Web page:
Author Archives: jonfine

Five Songs In English (And One In Italian) That Are Grievously Overplayed On Italian Radio

I never especially needed to hear any of these songs more than once in the first place. But after a couple of weeks of driving around Italy and listening to the radio I absolutely I never need to hear any of them again for the rest of my life. Seriously. They each get played once every ten minutes. At least.

If any of the following seem like obvious and over-familiar choices, reflective  of the homogenization of pop-culture across the globe—well, don’t blame me, blame the radio programmers of Italy.

Lily Allen: “Fuck You”
Muse: “Uprising” (I still could be convinced that this one’s just an elaborate joke.)
Black Eyed Peas: “I Gotta Feeling” (No link. You’ve heard it a zillion times already.)
Shakira: “Shewolf” (See previous comment.)
Lady Gaga: “Paparazzi”

Embedded above, and also all over the radio now:  Vasco Rossi’s “Ad Ogni Costo,” a cover of Radiohead’s “Creep” sung entirely in Italian, save for the word “fucking.” (I know what the lyrics on this YouTube video claim, but listen for yourself. If you can.)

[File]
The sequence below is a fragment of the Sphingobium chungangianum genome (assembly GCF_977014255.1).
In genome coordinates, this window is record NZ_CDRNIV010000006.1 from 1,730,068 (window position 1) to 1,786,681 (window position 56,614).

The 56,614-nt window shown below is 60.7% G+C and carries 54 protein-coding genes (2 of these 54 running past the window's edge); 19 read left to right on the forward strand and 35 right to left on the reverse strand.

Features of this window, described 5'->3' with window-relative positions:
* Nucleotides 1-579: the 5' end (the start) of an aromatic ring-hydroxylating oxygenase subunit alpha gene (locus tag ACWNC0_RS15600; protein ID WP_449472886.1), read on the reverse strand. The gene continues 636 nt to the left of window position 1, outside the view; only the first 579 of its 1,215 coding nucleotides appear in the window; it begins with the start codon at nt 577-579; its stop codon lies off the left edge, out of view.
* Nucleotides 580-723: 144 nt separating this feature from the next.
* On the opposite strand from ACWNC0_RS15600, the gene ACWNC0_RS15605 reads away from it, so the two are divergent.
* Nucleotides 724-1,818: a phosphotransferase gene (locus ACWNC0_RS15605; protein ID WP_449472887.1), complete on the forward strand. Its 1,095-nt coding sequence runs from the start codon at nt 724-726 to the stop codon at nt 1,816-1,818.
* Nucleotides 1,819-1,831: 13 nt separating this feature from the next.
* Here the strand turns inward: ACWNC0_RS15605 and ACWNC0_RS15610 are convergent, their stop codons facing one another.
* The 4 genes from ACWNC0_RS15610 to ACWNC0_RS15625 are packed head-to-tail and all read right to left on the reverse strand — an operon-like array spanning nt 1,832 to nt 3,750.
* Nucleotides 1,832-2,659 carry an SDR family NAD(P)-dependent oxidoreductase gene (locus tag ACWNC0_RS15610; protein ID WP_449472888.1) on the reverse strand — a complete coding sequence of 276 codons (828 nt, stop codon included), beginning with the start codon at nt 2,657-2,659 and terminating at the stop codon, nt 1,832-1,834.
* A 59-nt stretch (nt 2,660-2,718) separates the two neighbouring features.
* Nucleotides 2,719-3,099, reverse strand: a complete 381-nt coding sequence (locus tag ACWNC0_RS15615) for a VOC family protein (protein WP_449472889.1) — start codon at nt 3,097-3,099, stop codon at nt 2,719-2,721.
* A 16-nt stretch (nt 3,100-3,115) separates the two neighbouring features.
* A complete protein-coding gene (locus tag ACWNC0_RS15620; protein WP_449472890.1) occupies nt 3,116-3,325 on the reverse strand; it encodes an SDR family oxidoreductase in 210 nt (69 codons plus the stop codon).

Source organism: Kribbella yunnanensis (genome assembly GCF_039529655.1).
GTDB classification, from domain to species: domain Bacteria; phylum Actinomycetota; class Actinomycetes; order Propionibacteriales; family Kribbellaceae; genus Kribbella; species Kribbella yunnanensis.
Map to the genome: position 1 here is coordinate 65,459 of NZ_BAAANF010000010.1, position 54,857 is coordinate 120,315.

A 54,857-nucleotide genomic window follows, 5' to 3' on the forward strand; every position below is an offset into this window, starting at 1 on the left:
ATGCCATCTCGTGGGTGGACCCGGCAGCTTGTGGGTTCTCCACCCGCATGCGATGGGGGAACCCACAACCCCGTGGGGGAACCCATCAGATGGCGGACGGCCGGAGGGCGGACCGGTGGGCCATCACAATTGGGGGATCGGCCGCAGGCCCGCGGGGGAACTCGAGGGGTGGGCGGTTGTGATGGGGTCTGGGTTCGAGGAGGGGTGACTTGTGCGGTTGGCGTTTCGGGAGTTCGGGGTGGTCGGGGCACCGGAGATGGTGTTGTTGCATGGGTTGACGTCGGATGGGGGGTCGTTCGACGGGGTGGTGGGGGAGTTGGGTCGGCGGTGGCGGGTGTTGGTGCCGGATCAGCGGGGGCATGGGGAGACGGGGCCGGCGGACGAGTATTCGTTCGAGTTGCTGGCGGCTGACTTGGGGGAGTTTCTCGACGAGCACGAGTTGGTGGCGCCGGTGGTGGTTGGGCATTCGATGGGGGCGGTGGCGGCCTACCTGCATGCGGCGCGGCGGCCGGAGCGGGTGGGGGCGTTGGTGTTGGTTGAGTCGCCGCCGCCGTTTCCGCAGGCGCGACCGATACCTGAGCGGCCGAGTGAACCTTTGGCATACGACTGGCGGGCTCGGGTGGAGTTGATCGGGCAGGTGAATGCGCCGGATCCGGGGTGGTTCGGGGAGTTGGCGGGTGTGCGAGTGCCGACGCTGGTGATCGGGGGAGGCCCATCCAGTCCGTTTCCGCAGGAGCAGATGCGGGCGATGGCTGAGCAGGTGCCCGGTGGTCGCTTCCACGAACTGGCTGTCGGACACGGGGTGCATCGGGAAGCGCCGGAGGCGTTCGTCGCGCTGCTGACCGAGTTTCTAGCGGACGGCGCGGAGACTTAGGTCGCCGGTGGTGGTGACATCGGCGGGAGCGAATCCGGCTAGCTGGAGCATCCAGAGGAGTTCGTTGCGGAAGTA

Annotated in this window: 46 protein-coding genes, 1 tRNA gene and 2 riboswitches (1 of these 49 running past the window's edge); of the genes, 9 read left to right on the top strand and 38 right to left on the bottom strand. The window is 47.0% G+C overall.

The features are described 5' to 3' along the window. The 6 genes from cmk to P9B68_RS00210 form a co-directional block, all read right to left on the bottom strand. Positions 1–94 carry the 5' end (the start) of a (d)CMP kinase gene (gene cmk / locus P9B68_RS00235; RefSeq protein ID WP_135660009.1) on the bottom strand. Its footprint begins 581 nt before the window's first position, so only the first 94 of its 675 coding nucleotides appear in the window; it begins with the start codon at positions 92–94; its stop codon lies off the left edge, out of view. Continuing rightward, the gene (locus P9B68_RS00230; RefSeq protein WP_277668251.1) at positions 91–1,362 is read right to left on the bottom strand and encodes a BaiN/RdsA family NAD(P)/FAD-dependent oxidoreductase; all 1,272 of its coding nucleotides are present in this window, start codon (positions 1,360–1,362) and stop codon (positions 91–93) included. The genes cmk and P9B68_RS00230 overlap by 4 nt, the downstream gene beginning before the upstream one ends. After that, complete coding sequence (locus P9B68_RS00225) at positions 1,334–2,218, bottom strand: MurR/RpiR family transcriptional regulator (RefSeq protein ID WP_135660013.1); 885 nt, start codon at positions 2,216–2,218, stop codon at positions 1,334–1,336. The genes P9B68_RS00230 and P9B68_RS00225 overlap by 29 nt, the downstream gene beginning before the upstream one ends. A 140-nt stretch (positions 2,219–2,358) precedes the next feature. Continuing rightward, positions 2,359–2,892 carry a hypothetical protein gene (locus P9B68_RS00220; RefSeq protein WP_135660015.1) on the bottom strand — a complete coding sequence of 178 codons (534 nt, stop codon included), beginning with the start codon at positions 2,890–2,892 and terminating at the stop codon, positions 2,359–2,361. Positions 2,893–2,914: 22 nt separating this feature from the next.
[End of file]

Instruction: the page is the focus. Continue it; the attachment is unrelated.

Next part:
Between that and the Lily Allen song, I am starting to wonder whether there is some looseness granted re broadcast standards and cursing here if the bad-word is sung in English.

1 Comment

Filed under Uncategorized

Spotted: The Elusive White Chocolate Kit-Kat

At an otherwise unremarkable autostrada stop. (Apologies for the hideous date stamp.)

The elusive white chocolate Kit-Kat by you.

Almost as as exciting as finding the green tea kit-kat!


Leave a comment

Filed under Candy in Europe

Barolo’s Maria Teresa Mascarello and Her Bad-Ass Mom

We arrived in Barolo, rang the doorbell at Cantina Mascarello and the squat, silver-haired, extremely bad-ass looking nonna who answered the door almost immediately started berating us for not being able to speak Italian. I can’t translate what she said, of course, because I don’t speak Italian, but the nut of her complaint was this: Weren’t you supposed to learn another language in high school? What languages did you learn? Thus: shouldn’t you understand Italian?

I liked her immediately.

She waved us down a corridor, where her daughter Maria Teresa Mascarello, the 42-year old winemaker of Bartolo Mascarello, stood watching with some amusement.

Maria Teresa Mascarello in her wine cellar